The Federal Trade Commission today announced that it has obtained a settlement of its charges against Bruce Sears and Martha Kazak, the principals of Worldwide Wallcoverings and Blinds, Inc., an Illinois corporation based in Northbrook. Last September the FTC obtained a federal court order halting the operations of Worldwide. The FTC had charged that Worldwide, which advertised discount wallpaper and blinds and promised delivery within two to three days, had defrauded thousands of consumers by, in many instances, simply pocketing their money and not shipping any merchandise at all.
The agreement with the two individual defendants, Sears and Kazak, prohibits them from misrepresenting when they will deliver ordered items or any other fact material to a consumer’s decision to purchase from them, and from violating the Mail or Telephone Order Merchandise Rule. It permanently bans Sears from the mail order industry. The agreement also requires Sears to pay the Commission the proceeds of the sale of his Sea Ray boat for consumer redress. The agreement requires Kazak to pay $3,000 for consumer redress.
Worldwide’s headquarters are at 333 Skokie Boulevard, Suite 101, Northbrook, Illinois.
Bruce Sears is the owner of Worldwide. Martha Kazak is the President.
According to the FTC’s complaint, Worldwide had advertised in national magazines, offering wall coverings and blinds at discounted rates and free shipping within two or three days.
From 1995 until September 1996, when the FTC obtained a court order temporarily halting the operation, Worldwide allegedly had failed to deliver the merchandise to most of its customers
and had also failed to issue refunds. The Better Business Bureau of Chicago had received an unprecedented 1,500 consumer complaints about Worldwide in its last two years of operation. The Illinois Attorney General’s Office received as many as 700 consumer complaints.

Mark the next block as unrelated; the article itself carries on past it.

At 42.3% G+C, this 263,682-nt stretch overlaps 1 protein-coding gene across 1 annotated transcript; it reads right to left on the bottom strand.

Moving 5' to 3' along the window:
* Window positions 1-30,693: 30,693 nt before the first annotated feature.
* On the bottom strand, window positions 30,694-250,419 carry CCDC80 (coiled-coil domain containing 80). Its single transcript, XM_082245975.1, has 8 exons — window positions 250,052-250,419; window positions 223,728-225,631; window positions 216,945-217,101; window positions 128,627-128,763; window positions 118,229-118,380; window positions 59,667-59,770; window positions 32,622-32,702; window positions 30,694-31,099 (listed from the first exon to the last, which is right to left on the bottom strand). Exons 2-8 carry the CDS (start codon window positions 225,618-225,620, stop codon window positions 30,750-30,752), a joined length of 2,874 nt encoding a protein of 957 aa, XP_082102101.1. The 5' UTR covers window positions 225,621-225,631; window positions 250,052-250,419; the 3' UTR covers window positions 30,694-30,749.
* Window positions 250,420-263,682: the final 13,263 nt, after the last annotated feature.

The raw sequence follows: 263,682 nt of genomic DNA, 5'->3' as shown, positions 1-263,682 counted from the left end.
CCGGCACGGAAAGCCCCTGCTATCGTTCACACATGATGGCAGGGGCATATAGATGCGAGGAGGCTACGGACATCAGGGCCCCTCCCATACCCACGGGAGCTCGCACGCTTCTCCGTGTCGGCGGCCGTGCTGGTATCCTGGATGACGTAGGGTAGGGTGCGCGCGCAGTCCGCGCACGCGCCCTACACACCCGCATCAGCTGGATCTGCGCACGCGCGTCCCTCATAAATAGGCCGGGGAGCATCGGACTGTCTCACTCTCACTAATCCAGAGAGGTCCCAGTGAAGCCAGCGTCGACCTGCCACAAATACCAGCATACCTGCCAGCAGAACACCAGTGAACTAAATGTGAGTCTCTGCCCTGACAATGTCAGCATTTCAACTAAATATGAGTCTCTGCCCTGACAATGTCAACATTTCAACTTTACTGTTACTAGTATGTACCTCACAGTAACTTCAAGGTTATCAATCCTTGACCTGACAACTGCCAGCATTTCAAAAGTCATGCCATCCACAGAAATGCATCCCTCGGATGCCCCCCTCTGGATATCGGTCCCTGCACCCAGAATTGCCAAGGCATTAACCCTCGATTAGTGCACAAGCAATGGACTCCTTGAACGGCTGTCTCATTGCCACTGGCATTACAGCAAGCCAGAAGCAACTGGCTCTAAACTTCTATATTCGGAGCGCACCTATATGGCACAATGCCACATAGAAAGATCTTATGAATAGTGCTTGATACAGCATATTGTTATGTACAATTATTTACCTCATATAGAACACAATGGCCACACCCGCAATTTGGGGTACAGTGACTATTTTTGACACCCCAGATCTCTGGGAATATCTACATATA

Thousands of consumers have paid the company on average $250 each, with purchases ranging between $12 and $6,000 each for wall coverings and blinds, and either never received the items purchased or never received refunds, the FTC alleged.
A federal district court for the Northern District of Illinois issued the temporary restraining order, which stopped the challenged practices, appointed a receiver, and froze the defendants’ assets. The court entered a preliminary injunction continuing the asset freeze and conduct restrictions. Worldwide Wallcoverings remains under the control of the receiver.
The proposed settlement with Sears and Kazak contains language that would permit the FTC to reopen the consent order in the event that the defendants misrepresented the assets in their financial statements.
A free FTC brochure for consumers, titled "Shopping by Phone or Mail," provides information about consumers’ rights for goods ordered by mail, telephone, computer, and fax machine. Copies are available at the address below.
The Commission vote to file the settlement was 5-0. It was filed in the U.S. District Court for the Northern District of Illinois, Eastern Division, in Chicago, on April 30, 1997. The settlement, which is subject to the court’s approval, was signed by the judge on May 6, 1997.
NOTE: This stipulated final judgment and order for permanent injunction is for settlement purposes only and does not constitute an admission by the defendants of a law violation. The judgment has the force of law when signed by the judge.
Copies of the settlement, as well as the FTC brochure, titled "Shopping by Phone or Mail," are available from the FTC’s Public Reference Branch, Room 130, 6th Street and Pennsylvania Avenue, N.W., Washington, D.C. 20580; 202-326-2222; TTY for the hearing impaired 202-326-2502. To find out the latest news as it is announced, call the FTC NewsPhone recording at 202-326-2710. FTC news releases and other materials also are available on the Internet at the FTC’s World Wide Web site at: http://www.ftc.gov (no period).
(Civil Action No. 96C6138)
(FTC File No. X96 0096)